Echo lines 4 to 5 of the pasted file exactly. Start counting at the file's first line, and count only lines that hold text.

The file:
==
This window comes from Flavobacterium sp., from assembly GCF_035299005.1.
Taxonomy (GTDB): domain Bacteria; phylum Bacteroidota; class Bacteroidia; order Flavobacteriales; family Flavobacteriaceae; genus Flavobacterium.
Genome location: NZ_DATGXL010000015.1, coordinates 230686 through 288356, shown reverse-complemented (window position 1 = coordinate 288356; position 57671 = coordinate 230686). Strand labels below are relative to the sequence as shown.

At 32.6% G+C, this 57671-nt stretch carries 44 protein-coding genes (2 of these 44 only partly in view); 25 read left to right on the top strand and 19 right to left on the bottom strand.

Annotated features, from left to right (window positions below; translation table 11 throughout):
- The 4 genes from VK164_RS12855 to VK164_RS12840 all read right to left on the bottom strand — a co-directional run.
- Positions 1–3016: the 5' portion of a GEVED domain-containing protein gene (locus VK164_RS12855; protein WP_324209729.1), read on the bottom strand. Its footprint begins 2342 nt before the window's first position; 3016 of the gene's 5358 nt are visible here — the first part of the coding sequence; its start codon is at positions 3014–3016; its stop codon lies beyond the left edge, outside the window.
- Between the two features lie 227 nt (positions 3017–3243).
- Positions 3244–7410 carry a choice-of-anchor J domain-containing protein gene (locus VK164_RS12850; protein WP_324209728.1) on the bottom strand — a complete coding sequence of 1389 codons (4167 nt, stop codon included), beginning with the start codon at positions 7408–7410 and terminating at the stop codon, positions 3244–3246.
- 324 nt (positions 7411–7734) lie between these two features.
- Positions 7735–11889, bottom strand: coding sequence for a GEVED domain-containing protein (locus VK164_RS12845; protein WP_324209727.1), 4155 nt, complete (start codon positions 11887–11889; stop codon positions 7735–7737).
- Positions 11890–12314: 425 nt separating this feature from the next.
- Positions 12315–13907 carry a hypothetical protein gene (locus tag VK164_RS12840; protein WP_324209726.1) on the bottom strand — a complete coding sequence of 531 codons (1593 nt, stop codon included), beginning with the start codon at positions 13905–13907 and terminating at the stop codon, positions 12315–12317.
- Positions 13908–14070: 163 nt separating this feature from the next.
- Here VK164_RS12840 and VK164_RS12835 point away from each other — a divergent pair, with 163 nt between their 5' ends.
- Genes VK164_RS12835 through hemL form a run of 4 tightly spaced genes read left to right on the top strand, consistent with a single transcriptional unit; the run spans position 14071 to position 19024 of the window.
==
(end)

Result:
At 32.6% G+C, this 57671-nt stretch carries 44 protein-coding genes (2 of these 44 only partly in view); 25 read left to right on the top strand and 19 right to left on the bottom strand.

Annotated features, from left to right (window positions below; translation table 11 throughout):